The Homeless Guy Archive

To find the earliest blog posts from The Homeless Guy, go to This will show you almost all the posts that you cannot find here. There are some posts that have been lost for one reason or another. But between this website and that archive, you’ll find nearly all of them.

This particular blog post was written, September 14, 2002. My writing seems a bit goofy to me now. I wouldn’t write this the same way, my opinions, and my writing style have evolved since then. Still, it is what it is. Enjoy.

Let’s try it again –
You can’t live with ’em, you can’t shoot ’em.

Ok, so what’s the difference between a Panhandler and a Beggar? Well, to my mind there is a difference. The panhandler is stationary, his technique involves picking one place to sit or stand while waiting for you to pass by. The beggar is on the move, his technique involves finding one in the area most likely to buy his pitch. The panhandler works on the odds that a certain percentage of the entire population will walk by him, and throw something into his pan/hat/cup/palm. The beggar is more aggresive, and more cunning; he is the tiger on the prowl, looking for the weak and the young.

Why do they beg or panhandle? Drugs. It sounds too easy to be true. Sorry, it’s all about the Drugs. Even when they are honestly asking for help with food, or their electric bill, or diapers, it’s because they’ve spent all their money on Drugs, (which includes alcohol and cigarettes). At first, giving food may seem like a good alternative to giving money, but that only allows them to save their money for Drugs. Drugs, Drugs, Drugs – I can’t say it enough. When you give money to these guys, and girls, you are supporting their life destroying addictions.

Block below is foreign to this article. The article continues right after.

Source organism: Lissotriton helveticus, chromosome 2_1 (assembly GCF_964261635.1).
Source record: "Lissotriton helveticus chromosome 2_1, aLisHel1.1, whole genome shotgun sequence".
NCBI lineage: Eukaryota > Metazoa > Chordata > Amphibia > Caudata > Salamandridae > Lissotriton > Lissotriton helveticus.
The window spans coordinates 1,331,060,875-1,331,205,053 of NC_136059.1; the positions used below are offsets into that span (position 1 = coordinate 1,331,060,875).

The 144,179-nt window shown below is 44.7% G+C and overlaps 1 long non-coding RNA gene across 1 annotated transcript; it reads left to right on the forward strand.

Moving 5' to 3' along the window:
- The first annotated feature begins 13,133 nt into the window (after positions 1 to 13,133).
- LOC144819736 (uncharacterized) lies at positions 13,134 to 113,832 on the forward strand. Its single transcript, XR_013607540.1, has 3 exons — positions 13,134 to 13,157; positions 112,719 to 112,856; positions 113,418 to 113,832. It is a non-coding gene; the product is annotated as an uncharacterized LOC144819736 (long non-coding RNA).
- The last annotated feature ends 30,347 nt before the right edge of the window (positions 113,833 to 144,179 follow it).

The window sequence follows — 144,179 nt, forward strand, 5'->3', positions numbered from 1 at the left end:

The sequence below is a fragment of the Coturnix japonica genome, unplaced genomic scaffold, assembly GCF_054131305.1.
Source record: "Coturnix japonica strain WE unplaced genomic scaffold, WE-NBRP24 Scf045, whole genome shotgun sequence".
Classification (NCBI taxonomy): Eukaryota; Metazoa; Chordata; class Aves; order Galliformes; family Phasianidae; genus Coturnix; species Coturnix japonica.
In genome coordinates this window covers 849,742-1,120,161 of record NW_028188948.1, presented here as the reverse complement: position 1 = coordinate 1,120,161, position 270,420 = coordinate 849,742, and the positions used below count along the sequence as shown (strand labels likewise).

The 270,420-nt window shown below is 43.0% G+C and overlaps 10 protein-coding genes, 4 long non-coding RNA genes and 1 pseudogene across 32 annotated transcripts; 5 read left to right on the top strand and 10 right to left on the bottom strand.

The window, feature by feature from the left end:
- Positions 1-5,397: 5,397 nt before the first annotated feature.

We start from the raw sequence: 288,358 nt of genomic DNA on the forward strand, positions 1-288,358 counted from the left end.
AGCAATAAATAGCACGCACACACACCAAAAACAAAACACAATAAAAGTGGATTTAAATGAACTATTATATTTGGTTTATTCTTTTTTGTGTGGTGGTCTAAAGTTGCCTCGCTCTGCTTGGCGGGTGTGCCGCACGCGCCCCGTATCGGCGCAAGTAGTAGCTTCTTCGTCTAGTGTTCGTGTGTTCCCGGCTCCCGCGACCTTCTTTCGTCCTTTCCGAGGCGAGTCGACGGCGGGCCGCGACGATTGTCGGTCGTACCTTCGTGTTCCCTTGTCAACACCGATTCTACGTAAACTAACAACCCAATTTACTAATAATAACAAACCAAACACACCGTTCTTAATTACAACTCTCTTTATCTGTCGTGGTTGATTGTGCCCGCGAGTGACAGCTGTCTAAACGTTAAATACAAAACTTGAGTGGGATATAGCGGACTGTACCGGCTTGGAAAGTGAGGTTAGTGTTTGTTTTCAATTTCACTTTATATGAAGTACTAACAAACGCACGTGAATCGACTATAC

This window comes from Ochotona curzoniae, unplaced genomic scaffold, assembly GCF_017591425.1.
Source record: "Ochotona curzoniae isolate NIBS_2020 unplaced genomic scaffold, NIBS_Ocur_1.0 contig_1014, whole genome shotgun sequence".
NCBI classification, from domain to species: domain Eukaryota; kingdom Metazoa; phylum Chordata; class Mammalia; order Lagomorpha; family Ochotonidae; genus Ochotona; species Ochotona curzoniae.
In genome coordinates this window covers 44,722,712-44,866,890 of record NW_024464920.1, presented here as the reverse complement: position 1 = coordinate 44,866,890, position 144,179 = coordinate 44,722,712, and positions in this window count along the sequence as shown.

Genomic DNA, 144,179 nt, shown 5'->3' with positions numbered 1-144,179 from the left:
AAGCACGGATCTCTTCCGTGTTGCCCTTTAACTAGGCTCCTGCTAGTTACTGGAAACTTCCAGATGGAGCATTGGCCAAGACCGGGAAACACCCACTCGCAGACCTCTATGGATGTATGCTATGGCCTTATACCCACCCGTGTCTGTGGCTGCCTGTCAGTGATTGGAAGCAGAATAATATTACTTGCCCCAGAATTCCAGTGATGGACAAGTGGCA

But you think about Jesus’s commandment to give to all who ask; but I don’t think He meant for you to give a loaded gun to man who said he wanted to kill himself. Which by the way, is what the homeless are doing – a slow suicide. Life has caused them so much pain that the only way to escape it is by death. Offing oneself is not quite so easy, so for many people they instead drown their pain in drugs and alcohol. And the pain is so great and the addiction is so intense that they will literally do ANYTHING to get it. When the drugs wear off the pain returns, so they are constantly under pressure to keep the drugs flowing. I just can’t imagine this to be something God would want us to perpetuate.